In fact, I’ve been lucky to hook a few large atlantic salmon over the years and good many who fought like crazy, but this was one of the best.
I had started at the head of the pool and was two-thirds of the way through it when the fish hit. At the first jump I could see that it was a very bright hen, around 13 or 14 pounds.
Things started off more or less the way that fighting a salmon does, and then this happened (warning: some mild profanity is involved).
The fish had run down into the very back of the pool, and as you can tell from the video I was nervous about two things. First, I was about as deep into my backing as I dared, and second, the back of the pool was loaded with logs and brush upon which the fish could easily break me off. And the near bank wasn’t exactly navigable, so it wasn’t going to be easy to just head down to the back of the pool myself.
Unfortunately she went off on another run, this time not so fast but steady, with more and more backing winding off the spool.
I heard Walt, who had headed downstream, call out: “It’s going out of the pool!”
And sure enough, out she went down the right hand chute, leaving a huge chunk of my backing festooned in a dead tree that had washed up on a shingle.
At that point I was still losing backing and starting to think about locking up the reel to save the line but I wasn’t quite sure how best to go about it. I was getting perilously close to being out of backing anyway, so it was looking like the choice was about to be made for me.
I couldn’t chase her any further down on account of the deep eddyback so there was little choice but to take the trail that wound through the woods.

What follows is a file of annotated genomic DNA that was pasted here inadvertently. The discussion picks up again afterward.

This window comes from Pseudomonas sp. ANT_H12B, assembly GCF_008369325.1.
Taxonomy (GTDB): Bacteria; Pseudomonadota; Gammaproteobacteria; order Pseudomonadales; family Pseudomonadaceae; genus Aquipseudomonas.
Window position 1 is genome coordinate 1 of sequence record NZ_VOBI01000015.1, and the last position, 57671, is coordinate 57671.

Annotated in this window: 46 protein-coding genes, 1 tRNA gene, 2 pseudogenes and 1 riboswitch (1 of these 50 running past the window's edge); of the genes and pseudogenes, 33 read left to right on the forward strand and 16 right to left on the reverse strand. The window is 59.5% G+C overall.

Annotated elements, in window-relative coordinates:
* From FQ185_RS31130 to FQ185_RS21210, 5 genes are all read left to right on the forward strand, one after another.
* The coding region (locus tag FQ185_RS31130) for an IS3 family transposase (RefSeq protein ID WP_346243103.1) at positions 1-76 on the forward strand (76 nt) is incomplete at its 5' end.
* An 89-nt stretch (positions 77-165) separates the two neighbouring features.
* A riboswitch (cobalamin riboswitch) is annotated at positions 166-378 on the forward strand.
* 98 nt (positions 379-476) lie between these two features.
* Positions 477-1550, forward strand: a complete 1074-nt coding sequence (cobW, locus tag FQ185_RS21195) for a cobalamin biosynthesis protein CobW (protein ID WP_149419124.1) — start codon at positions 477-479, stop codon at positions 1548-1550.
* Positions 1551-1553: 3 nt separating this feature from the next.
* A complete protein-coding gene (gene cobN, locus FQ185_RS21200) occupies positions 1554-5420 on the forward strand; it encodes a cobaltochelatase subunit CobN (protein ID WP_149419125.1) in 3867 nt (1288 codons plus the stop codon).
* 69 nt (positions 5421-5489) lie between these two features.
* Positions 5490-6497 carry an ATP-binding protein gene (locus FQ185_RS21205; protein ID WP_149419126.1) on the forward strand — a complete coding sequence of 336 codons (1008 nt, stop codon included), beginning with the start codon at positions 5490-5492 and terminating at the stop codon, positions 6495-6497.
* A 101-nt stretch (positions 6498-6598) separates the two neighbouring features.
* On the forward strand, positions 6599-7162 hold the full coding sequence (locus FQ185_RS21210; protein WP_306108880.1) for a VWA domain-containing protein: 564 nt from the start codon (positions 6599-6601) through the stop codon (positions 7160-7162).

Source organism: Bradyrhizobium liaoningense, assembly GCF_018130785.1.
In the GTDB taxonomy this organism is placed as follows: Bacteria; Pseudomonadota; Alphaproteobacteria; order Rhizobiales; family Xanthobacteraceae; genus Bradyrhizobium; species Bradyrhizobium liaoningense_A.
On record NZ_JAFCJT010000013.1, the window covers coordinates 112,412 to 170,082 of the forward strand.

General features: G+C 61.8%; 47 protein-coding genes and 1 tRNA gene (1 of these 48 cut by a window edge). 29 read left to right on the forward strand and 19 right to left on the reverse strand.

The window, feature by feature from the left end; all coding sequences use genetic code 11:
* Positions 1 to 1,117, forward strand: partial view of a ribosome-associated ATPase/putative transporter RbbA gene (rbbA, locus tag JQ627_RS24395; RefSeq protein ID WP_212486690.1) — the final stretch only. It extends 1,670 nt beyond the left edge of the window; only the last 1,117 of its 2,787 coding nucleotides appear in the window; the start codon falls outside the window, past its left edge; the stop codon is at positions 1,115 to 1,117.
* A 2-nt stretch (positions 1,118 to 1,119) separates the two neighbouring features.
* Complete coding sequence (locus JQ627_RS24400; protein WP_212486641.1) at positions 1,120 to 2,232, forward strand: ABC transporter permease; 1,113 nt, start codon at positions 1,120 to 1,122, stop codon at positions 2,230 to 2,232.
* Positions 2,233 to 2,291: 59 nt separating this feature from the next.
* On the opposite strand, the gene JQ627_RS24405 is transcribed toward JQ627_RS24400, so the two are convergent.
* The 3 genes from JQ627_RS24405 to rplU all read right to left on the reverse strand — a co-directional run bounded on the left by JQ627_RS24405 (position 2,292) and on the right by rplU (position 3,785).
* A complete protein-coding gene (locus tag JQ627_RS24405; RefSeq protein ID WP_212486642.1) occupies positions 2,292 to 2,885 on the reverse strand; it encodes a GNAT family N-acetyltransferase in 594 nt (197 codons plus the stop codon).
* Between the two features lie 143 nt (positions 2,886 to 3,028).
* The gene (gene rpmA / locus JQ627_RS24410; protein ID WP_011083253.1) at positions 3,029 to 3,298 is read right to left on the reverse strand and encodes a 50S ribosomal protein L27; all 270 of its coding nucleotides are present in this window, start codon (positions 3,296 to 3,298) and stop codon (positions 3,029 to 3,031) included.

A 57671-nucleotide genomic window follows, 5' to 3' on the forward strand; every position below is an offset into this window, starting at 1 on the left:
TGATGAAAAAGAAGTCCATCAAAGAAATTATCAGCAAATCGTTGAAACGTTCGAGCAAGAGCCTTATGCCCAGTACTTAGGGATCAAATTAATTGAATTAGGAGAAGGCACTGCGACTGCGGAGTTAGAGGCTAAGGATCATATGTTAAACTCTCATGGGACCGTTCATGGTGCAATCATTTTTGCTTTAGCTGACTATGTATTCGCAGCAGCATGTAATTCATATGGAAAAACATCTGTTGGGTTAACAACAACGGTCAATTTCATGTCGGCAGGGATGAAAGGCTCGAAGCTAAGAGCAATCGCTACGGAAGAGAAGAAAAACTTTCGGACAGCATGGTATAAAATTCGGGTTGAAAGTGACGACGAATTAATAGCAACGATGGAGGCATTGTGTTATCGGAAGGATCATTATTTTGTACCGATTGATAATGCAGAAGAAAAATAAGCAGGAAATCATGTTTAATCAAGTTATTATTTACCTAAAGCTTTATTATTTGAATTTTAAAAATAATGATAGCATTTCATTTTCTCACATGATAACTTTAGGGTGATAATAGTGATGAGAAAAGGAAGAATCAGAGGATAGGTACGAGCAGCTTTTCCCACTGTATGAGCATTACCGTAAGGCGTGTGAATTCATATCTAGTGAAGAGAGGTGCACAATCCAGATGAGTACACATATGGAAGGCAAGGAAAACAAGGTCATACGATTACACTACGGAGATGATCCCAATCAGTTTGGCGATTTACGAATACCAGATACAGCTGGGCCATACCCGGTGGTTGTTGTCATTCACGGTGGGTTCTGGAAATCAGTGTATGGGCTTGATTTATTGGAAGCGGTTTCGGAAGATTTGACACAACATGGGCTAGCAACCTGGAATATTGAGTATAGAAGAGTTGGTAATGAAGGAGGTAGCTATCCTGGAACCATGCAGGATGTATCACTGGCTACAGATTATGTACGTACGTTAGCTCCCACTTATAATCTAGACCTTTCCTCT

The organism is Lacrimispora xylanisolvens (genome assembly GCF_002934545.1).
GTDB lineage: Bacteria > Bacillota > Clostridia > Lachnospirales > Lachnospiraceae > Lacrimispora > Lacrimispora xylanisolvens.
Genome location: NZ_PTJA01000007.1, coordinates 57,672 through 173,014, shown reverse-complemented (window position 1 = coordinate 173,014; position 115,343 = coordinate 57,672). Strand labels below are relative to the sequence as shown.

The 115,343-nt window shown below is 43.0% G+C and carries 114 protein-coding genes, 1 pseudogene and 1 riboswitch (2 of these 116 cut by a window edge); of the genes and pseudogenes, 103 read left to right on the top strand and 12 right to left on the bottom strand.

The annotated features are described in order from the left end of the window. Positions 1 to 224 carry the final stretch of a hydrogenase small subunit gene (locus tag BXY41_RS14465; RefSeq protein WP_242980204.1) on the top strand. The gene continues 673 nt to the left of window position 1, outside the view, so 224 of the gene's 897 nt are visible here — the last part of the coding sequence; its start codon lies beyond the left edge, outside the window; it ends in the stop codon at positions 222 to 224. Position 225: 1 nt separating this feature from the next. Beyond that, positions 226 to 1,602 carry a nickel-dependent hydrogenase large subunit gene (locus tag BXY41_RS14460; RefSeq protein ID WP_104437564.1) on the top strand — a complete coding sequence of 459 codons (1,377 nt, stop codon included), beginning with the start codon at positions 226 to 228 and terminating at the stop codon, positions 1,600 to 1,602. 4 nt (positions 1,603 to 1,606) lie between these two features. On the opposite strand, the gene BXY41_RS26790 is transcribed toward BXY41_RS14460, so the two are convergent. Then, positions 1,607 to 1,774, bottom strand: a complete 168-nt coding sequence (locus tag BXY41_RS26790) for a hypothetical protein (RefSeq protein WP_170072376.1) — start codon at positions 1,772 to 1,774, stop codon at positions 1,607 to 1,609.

Thankfully Walt had worked his way out to the tree and had started to untangle the line. He reported that he could see nothing but the backing trailing down the chute.
In the meantime I made my way down the trail working the rod around trees and brush and occasionally stopping to reel up the tangled backing as I went. It probably took me at least five minutes to get out to where Walt was at the top of the right hand chute. Once there I was able to get a good portion of the line back on the reel and it appeared as though the salmon had stopped further down the chute and that the line had bagged up behind her and was creating a downstream pull.
After a few minutes of getting our bearings, we suddenly saw the fish herself. She had come back up into the pool again just over the lip separating it from the chute, and not all that far from where we stood.
I carefully reeled up more line and slowly eased out into the river, coming around behind the fish and gently putting a small amount of pressure on her.
We were both pretty tired at this point, the fish and I, and after a few more minutes of getting into position, I was finally able to tail her. Walt grabbed his camera and took a few final photos before we released her again so that she could continue her journey upriver.
I’ve been lucky enough to catch quite a few fish over the years, but needless to say, this was one Gaspe atlantic salmon that I will remember for a long time. I’ve never had a fish that size put up as good a fight as this one did.